Just Another HORROR story



Image courtesy: Google Images



Amol had just stepped into vacation spirit after completing his class X exam. It was like feeling fresh after going through a long ailment. Suddenly sleepless nights was replaced by complete freedom to read Satyajit ray’s Feluda Series or the adventures of Famous five by Enid Blyton. He was more than happy and wanted to read all of them in one go. “Life has never been this wonderful” thought Amol.


“Hey, where are you going during the vacation” asked Nabeen. A strikingly lean boy, with elephant ears and sparkling eyes. He was Amol’s bestie, a very bright student too. Both of them were busy playing video game at Amol’s place, their favorite afternoon pass time.


“Err…I guess nowhere” answered Amol hesitantly. “And you?”


“To my native village “replied Nabeen enthusiastically. “Baba says, it’s all green, there is also a pond with loads of fishes. Thamma (Grandma) promised she will make me my favorite coconut laddu.”


“Wow!” exclaimed Amol with wide open eyes.


“Hey, you can join us. Baba said I could take my friends along, if I wanted to, and you are my only friend,” said an extremely excited and smiling Nabeen.


“Really?” asked Amol with his eyes beaming with excitement. “But I have to ask my parents. And I don’t have any hopes of hearing a yes, they dislike me going out of station without them, remember that School excursion?”


Their journey started at 6:00 am in the morning, they boarded a bus from Esplanade (in Kolkata) to their destination. The bus was not a luxury coach, but the early morning atmosphere and the excitement, made their journey enjoyable. The two boys talked their hearts out, while the bus sped past the city, to enter into the greeneries of the village. The pollution free breeze was new to their city made lungs, which suddenly sprang into more life. The cultivated fields, the small huts, the farmers with their bullocks, as if their drawing books were suddenly in front of their eyes. After the bus, a small country boat took them to their destination in Gadiara (a small village, in Howrah district, West Bengal). Gadiara was famous for being the place where Damodar, Rupnarayan and Hoogli rivers met.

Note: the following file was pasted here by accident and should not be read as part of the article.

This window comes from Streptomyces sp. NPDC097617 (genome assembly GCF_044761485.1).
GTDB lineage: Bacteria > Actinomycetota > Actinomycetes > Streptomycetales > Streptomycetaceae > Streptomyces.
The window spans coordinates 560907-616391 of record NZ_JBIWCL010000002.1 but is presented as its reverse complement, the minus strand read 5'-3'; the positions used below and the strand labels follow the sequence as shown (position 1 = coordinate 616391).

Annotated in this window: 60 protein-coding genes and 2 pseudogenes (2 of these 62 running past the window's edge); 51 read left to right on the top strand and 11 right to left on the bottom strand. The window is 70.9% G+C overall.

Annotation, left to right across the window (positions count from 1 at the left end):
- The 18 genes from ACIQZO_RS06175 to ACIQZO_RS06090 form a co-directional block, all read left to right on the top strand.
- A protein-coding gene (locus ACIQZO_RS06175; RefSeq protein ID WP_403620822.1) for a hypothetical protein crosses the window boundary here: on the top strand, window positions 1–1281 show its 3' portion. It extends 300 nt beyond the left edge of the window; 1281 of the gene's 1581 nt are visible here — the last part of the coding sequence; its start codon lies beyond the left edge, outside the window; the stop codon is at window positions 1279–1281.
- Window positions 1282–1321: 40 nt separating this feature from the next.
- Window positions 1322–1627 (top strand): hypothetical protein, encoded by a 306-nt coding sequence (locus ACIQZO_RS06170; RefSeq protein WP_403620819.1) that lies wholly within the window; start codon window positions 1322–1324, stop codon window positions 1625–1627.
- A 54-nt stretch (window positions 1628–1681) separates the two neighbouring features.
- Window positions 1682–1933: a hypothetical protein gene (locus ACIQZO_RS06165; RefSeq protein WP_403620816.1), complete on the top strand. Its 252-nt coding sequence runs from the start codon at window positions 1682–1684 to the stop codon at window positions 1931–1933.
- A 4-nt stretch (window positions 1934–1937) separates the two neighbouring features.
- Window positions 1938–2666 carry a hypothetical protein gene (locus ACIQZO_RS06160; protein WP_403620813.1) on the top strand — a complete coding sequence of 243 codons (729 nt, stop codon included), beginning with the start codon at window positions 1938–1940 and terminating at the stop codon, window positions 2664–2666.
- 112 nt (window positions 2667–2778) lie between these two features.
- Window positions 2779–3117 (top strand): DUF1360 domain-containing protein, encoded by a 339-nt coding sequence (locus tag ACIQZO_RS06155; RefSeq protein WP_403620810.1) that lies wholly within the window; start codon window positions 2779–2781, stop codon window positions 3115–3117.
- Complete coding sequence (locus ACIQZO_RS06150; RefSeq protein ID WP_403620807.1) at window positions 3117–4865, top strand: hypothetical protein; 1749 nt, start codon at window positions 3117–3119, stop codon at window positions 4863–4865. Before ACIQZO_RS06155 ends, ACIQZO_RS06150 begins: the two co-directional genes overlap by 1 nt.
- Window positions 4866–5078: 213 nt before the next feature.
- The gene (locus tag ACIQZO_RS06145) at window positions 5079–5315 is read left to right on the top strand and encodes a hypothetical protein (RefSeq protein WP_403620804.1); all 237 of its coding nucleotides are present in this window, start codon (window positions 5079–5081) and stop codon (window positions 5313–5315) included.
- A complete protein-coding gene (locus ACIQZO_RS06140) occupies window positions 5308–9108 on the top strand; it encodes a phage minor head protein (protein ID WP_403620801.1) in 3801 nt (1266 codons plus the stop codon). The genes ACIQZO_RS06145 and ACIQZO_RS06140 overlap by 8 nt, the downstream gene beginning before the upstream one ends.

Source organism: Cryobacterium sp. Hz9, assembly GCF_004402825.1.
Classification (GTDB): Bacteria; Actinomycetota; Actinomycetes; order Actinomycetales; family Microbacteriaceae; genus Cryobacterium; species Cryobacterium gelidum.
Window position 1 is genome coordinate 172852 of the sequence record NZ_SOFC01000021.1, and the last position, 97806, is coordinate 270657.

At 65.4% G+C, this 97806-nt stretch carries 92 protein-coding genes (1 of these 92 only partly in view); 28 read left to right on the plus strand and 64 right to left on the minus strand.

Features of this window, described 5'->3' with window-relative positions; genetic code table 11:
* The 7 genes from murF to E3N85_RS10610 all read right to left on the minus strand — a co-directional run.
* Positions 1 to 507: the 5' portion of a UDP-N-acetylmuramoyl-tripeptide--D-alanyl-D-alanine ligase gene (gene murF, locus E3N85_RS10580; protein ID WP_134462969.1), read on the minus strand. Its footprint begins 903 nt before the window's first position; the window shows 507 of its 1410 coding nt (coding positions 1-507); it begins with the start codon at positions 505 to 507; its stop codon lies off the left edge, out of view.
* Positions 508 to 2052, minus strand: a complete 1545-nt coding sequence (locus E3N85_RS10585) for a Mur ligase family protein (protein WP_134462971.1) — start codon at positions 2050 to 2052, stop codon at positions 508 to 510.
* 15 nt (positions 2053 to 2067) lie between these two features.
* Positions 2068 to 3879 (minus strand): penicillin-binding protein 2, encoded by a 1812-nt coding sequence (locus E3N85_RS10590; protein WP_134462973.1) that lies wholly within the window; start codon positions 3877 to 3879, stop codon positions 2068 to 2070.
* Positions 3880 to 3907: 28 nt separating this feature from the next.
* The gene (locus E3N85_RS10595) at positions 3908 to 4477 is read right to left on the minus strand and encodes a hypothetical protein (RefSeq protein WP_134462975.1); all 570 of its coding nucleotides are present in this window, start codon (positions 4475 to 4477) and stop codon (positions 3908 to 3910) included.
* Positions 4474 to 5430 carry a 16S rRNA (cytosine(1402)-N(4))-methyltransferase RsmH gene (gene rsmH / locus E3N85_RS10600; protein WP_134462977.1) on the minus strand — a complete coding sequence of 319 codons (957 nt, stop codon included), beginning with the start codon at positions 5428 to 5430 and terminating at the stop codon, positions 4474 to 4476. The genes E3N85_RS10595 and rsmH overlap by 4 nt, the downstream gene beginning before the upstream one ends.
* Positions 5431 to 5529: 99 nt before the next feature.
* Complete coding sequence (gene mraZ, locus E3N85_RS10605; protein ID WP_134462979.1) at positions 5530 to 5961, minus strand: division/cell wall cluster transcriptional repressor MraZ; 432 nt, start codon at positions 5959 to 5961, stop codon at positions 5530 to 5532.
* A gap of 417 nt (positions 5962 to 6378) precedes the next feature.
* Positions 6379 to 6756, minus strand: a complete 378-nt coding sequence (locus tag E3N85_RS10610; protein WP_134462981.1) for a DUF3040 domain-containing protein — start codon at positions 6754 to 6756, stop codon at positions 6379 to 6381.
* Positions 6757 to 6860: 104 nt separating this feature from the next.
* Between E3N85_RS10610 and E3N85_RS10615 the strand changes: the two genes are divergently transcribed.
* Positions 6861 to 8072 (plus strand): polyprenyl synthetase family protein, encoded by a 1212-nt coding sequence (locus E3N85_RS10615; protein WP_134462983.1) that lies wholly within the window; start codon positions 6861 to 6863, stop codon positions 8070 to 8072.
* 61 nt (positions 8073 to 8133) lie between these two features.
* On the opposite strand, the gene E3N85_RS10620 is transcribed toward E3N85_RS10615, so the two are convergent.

Amol and Nabeen were astonished to see the contrast. The village was mostly in darkness, Benjamin Franklin ‘s electricity had not reached most of its part. Fortunately their place of stay was amongst the blessed few to see illumination. However power cuts were too frequent. The house was old but comfortable. The bedrooms had huge teak beds with sooty oil lamps placed on the small bedside tables. Even the fans looked old and both the boys wondered on their ability to run, but the cool breeze from the fields nearby compensated. There was no living area; instead there was a small area in front of the house, where you could live under the sky. Along the house, there was huge pond, supposed to be filled with fishes. The house was surrounded by coconut, mango, neem, jackfruit etc. trees.


Nabeen’s grandma was super excited to welcome her son, daughter in law and beloved grandson. When her eyes fell on Amol, he immediately noticed the happiness in them. The face was old, tired and wrinkled but her eyes had a strange sparkle, she was very intimidating.